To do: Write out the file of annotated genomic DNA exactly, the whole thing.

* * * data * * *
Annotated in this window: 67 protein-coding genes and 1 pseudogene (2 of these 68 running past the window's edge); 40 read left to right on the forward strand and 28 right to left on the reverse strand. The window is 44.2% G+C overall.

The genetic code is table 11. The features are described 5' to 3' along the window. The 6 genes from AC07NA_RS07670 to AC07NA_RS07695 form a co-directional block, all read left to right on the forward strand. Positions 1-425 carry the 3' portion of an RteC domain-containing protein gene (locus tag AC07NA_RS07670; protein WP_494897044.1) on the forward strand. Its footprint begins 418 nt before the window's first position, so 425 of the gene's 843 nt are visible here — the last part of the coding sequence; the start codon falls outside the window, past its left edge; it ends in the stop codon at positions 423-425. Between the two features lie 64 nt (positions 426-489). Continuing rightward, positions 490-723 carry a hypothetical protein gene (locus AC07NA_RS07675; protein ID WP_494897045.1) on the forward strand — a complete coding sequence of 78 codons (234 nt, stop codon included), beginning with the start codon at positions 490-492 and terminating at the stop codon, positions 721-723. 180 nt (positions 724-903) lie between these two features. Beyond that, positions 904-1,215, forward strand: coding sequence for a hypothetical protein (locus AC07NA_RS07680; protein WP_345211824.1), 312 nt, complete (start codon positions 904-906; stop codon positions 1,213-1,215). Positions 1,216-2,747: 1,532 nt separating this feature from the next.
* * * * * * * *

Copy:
Annotated in this window: 67 protein-coding genes and 1 pseudogene (2 of these 68 running past the window's edge); 40 read left to right on the forward strand and 28 right to left on the reverse strand. The window is 44.2% G+C overall.

The genetic code is table 11. The features are described 5' to 3' along the window. The 6 genes from AC07NA_RS07670 to AC07NA_RS07695 form a co-directional block, all read left to right on the forward strand. Positions 1-425 carry the 3' portion of an RteC domain-containing protein gene (locus tag AC07NA_RS07670; protein WP_494897044.1) on the forward strand. Its footprint begins 418 nt before the window's first position, so 425 of the gene's 843 nt are visible here — the last part of the coding sequence; the start codon falls outside the window, past its left edge; it ends in the stop codon at positions 423-425. Between the two features lie 64 nt (positions 426-489). Continuing rightward, positions 490-723 carry a hypothetical protein gene (locus AC07NA_RS07675; protein ID WP_494897045.1) on the forward strand — a complete coding sequence of 78 codons (234 nt, stop codon included), beginning with the start codon at positions 490-492 and terminating at the stop codon, positions 721-723. 180 nt (positions 724-903) lie between these two features. Beyond that, positions 904-1,215, forward strand: coding sequence for a hypothetical protein (locus AC07NA_RS07680; protein WP_345211824.1), 312 nt, complete (start codon positions 904-906; stop codon positions 1,213-1,215). Positions 1,216-2,747: 1,532 nt separating this feature from the next.